Abuses from Estimating
I would like to start off with has anybody seen an appropriate study of estimating when it comes to doing the work? Not a study that already knows the conclusion they want, but an actual scientific study. The thoughts below are not based upon anything like that but, having seen many estimating boondoggles. I have also read portions of the works of Barry W. Boehm, and Constructive Cost Model which is a tool for estimating, many years ago.
I find myself in many discussions with the #noestimates crowd. I am not a no estimating person. The latest “exchange” was around the abuses that estimating brings. This I am in full agreement with them. I just do not go as far as they would to say, no estimates because people are abusive in this regard. My retort, people abuse antibiotics, but we do not ban these. It is interesting to note that most if not all the people I “hear” decry no estimates, are developers, albeit I say this is not via study be anecdotal evidence.
I operate on the assumption (perhaps errantly) that the no estimate response is from the abuse, that is the expectation that what you provide as estimate is law, you are accountable, there is no variance, or variation, or the other abuses cited below.
The following is from input from Ankur Saini, Peter Kretzman and Kim H Pries through Twitter exchanges. I wanted to go through the abuses first blog post. The next post will go through why the business people need to have these estimates.
Why do we estimate?
I think we should start with we perform estimates. Estimated are not really for the developers, my guess is many of these folks are not part of the capital (money and cash flow) working of the company. The developers are not likely responsible for financial decisions on which project should get priority, what expenditures (investments and operations) can be made. Projects are temporary, and if you are a for profit concern, a decision on which project to undertake is based at least in part on the potential profitability and perhaps loss (risk versus reward) calculation. The people closest to the work, are usually the most knowledgeable in this regard. Meaning, managers and executives that have not done the work recently are probably less able to make the estimates. So the best place to look for this estimate, to ascertain business viability for the project, is with the people that do the work, even if their perception is that they get nothing out of it.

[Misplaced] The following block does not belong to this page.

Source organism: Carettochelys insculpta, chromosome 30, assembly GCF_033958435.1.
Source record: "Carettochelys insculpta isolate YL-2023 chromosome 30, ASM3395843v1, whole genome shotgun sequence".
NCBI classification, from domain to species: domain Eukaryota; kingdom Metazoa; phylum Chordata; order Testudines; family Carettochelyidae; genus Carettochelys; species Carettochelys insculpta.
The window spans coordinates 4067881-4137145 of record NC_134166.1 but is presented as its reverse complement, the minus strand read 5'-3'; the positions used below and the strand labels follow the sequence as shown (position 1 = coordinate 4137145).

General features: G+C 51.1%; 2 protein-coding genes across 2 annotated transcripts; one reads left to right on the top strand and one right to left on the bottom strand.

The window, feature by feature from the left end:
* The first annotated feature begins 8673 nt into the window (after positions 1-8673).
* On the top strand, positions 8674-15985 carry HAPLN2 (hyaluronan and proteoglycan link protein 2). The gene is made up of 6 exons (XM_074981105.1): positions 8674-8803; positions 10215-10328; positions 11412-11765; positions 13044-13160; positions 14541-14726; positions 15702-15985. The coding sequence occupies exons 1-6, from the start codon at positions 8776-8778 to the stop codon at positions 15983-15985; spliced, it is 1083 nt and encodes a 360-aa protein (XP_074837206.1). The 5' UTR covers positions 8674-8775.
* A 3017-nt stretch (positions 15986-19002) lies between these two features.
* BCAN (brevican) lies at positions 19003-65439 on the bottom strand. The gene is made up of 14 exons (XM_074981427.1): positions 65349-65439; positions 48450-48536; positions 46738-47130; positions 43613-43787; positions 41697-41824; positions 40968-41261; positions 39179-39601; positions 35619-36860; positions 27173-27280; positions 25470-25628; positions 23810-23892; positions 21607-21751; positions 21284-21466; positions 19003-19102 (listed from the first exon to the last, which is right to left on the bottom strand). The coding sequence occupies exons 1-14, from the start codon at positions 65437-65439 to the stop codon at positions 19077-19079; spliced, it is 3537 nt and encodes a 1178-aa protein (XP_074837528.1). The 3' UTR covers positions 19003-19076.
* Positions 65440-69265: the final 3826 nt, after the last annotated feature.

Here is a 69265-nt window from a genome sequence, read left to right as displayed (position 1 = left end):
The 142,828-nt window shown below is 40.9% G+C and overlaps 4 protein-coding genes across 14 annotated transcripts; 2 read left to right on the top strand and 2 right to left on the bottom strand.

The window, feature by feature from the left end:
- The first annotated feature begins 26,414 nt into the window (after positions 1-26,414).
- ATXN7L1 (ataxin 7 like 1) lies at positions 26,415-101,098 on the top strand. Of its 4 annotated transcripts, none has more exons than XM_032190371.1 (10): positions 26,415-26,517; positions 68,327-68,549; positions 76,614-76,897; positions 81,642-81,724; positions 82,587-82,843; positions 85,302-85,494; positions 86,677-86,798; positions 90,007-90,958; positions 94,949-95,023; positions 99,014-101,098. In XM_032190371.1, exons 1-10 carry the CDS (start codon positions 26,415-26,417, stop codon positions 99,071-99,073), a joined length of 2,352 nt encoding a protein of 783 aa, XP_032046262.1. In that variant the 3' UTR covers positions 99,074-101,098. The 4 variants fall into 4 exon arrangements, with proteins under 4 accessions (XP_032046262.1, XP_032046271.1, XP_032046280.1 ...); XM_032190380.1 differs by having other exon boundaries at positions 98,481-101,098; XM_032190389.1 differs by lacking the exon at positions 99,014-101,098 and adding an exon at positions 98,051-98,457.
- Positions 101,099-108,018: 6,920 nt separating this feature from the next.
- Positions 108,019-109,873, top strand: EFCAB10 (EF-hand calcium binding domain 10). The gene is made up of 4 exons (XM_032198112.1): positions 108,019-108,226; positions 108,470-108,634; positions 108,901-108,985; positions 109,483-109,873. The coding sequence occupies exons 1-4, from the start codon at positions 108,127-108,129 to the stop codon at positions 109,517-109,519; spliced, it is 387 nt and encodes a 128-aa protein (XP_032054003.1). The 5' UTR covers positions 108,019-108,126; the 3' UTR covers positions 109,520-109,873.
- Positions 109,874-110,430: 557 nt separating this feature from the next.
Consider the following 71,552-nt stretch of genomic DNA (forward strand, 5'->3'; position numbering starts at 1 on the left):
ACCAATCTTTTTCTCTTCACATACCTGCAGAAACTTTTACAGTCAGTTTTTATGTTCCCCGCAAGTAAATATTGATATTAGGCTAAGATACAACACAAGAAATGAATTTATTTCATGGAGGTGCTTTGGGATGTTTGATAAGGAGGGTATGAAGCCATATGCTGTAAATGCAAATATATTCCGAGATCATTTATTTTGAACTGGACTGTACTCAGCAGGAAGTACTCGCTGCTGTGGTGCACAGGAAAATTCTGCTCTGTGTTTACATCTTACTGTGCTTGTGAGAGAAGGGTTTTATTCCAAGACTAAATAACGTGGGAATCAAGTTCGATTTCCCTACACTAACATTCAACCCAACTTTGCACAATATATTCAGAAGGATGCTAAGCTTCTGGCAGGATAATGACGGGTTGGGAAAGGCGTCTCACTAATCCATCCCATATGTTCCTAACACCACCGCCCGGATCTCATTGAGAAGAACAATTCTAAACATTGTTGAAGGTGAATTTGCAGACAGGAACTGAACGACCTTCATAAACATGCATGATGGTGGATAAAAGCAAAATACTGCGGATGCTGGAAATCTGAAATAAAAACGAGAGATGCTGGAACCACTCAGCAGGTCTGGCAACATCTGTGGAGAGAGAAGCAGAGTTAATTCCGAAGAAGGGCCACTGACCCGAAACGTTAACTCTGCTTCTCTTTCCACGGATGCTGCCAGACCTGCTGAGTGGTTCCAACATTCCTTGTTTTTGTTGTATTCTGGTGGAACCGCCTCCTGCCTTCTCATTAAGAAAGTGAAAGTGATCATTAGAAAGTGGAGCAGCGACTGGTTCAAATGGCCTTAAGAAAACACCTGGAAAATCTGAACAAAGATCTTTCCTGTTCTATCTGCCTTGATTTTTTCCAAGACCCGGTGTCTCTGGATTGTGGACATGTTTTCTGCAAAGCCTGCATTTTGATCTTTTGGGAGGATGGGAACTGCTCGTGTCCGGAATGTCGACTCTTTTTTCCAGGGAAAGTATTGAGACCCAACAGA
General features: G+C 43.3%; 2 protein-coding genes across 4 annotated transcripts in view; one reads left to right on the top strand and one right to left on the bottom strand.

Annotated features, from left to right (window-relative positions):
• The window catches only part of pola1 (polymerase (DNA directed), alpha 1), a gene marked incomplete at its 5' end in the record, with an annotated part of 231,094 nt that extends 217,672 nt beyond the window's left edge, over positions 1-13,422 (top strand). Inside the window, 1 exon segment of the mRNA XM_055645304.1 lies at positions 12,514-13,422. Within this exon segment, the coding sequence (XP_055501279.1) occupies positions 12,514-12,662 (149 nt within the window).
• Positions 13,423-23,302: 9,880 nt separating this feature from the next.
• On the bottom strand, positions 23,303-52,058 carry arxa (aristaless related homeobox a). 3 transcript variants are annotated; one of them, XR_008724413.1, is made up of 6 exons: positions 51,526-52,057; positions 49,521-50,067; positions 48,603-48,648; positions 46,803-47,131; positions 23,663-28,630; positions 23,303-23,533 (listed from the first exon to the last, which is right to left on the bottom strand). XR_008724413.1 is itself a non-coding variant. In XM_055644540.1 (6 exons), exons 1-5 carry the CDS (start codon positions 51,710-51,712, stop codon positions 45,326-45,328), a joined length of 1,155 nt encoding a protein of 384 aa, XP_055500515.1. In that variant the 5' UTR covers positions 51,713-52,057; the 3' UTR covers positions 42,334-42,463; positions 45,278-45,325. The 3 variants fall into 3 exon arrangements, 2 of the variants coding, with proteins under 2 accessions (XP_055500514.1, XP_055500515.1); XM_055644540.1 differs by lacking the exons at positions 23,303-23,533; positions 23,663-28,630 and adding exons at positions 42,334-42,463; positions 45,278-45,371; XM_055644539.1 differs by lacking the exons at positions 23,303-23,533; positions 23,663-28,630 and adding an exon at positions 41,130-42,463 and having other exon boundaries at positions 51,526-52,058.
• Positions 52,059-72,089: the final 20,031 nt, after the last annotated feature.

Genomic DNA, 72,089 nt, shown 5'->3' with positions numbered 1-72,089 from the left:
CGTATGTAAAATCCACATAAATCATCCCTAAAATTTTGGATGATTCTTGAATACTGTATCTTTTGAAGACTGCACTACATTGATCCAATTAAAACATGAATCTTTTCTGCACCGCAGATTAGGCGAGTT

Now we get to abuses, and there are a few.
- Too much time waste / Estimating everything up front without research and sticking to those estimates
- spending exorbitant amount of time estimating rather than doing work
- You are accountable (anchor bias)
- Adding layers of padding for CYA / Forget to multiply the software fantasy by at least 3
- Letting accounting or marketing estimate
Too much time
There are some organizations, that want to detail plan the exact cost and time for the work, more than 12 months out to arrive at the estimates. This takes weeks and is a very big waste of time. We think we can predict out this far, we have no idea what we will learn in the first 90 days to be able to do any detailed predictions. That is not to say we cannot “ballpark” our estimates for the work. Everybody involved should understand that estimates are a combination of professional judgement, historical record (where possible) and guess work, and the further out in time we go, the more guess work there is. That does not mean eliminate estimating, that means make a quick estimate based upon the things you know.
Spending exorbitant amount.
We can improve our estimates through learning, and this learning requires either studying or more often doing some of the work. When we defer all work to do nothing but estimate we lose this chance to learn while doing and use this learning to help with the veracity of the estimates.